Dungeon! Board Game

FIGHTER

  • You have three Action Points. (represented by three stones, chits, jewels, or whatever.)
    • You can use one action point per turn to make one additional attack against a monster. Make this attack before the Monster fights back.
    • You regain one spent Action Point whenever you roll doubles, but you can never have more than the three Action Points you started with.

ROGUE

  • You gain the ability to Sneak.
    • When entering a room or chamber, roll 1 die. If you roll a 3 to 6, you are Sneaking and the Monster does not see you.
    • Draw a Monster card (and a Treasure card if you are in a room). Do not show the Monster or Treasure card to other players. Put the card(s) in the first open number slot, but keep them face down. Put the matching Number token in the room or chamber.
    • If you fail your Sneak roll, the Monster sees you and attacks as normal.
  • While you are Sneaking, you gain three additional options in the encounter.
    • Steal – You can swap the room’s Treasure card or one of the dropped Treasures in the room (if there are any) with one of the Treasure cards from your stash. Your turn ends.
    • Sneak Attack – Attack the Monster with Advantage. Roll 2 dice twice and take the higher result.
    • Pass Through – If you have not moved your full 5 spaces, you can complete your movement by passing through the room without engaging.

CLERIC

  • Protection – Your proficiency in defense and the graces of your god protect you in battle. The results of a Monster’s attack are one step less severe than they would normally be.
    • Crushed! becomes Seriously Hurt.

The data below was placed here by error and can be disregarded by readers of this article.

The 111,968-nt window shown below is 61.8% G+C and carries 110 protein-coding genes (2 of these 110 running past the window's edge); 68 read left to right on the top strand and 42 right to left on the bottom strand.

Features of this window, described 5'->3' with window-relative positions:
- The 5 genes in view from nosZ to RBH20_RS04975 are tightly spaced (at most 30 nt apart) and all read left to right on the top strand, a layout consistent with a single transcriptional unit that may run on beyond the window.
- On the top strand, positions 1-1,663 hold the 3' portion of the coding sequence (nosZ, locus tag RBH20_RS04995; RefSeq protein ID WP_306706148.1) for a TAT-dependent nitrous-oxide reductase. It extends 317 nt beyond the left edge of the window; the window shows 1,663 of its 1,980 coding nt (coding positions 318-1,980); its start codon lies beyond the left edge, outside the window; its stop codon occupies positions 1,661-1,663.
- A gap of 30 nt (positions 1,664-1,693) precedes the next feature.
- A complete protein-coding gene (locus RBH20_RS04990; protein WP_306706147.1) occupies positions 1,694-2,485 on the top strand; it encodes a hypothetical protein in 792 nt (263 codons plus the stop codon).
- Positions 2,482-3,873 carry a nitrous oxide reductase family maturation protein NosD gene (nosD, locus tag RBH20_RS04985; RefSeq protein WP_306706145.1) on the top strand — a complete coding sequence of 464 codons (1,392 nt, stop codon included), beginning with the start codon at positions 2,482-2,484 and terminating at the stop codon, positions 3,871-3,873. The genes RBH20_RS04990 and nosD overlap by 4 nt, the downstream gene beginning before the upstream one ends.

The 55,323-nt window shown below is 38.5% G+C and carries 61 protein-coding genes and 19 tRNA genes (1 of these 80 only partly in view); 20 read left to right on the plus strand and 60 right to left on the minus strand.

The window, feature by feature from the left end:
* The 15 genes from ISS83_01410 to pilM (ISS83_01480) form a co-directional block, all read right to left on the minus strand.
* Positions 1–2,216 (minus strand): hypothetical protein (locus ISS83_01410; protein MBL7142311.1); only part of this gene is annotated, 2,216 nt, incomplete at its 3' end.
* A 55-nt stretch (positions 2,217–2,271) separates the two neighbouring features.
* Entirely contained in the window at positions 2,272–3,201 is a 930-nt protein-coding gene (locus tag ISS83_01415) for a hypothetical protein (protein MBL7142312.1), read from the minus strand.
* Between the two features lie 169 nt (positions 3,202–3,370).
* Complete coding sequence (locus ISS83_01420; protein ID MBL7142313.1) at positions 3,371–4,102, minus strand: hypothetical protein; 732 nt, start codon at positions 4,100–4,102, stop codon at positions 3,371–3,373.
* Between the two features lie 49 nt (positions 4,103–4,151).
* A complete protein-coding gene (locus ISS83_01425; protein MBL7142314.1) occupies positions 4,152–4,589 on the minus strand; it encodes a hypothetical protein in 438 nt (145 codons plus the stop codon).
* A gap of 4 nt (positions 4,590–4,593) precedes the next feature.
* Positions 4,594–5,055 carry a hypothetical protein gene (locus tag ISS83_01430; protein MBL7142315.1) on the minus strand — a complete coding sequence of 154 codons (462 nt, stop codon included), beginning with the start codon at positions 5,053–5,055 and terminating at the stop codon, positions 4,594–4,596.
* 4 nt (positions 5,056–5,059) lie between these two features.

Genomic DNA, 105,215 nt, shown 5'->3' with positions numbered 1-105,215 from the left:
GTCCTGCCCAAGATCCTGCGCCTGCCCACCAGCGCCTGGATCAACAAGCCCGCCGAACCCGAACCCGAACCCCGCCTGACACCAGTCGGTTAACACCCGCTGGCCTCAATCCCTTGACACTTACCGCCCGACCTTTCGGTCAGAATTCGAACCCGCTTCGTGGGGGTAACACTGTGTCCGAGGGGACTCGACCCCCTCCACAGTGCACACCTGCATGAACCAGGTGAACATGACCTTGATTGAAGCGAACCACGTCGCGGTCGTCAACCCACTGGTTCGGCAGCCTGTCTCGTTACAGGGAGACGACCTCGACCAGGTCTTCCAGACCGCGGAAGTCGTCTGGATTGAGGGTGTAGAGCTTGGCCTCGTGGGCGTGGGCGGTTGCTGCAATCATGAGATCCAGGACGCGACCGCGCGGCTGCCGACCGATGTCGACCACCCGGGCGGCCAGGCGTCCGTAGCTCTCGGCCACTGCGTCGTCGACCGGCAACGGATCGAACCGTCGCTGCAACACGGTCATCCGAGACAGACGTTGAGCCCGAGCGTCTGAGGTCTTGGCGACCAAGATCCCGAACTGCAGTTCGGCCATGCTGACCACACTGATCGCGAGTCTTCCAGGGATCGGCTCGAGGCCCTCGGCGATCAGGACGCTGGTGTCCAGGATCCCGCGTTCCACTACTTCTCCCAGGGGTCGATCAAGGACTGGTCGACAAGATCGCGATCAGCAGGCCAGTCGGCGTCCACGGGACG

• Seriously Hurt becomes Hurt.
    • Hurt becomes Stunned.
    • Stunned becomes Miss!
  • Spellcasting – Your devotion grants you divine magical power. You prepare spells before the game begins. Roll 1 die and add 6 to the result. This is the number of Spells you have prepared. Use the same Spell cards as the Wizard. If there are multiple spell casters, take turns selecting 1 Spell card at a time. You can regain Spells following the same steps as the Wizard. Clerics can know two spells: Hold Monster and Lance of Faith.
    • Hold Monster (use the Teleport Spell card)
      • If you have enough movement left to enter a room or chamber, you may use this spell on a Monster inside. First, stop at the door of the room or in the space next to the chamber. Say that you’re casting Hold Monster. If the Monster is not already revealed, you must decide to cast the Spell before drawing a Monster card.
      • When cast, the Monster is paralyzed for 1 turn. Move into the room and make an attack, adding an additional +2 to your result. If you miss, the Monster cannot counterattack you this turn.
    • Lance of Faith (use the Lightning Bolt Spell card)
      • You attack with radiant energy! Use the same mechanics as the Wizard’s Lightning Bolt Spell to resolve the attack.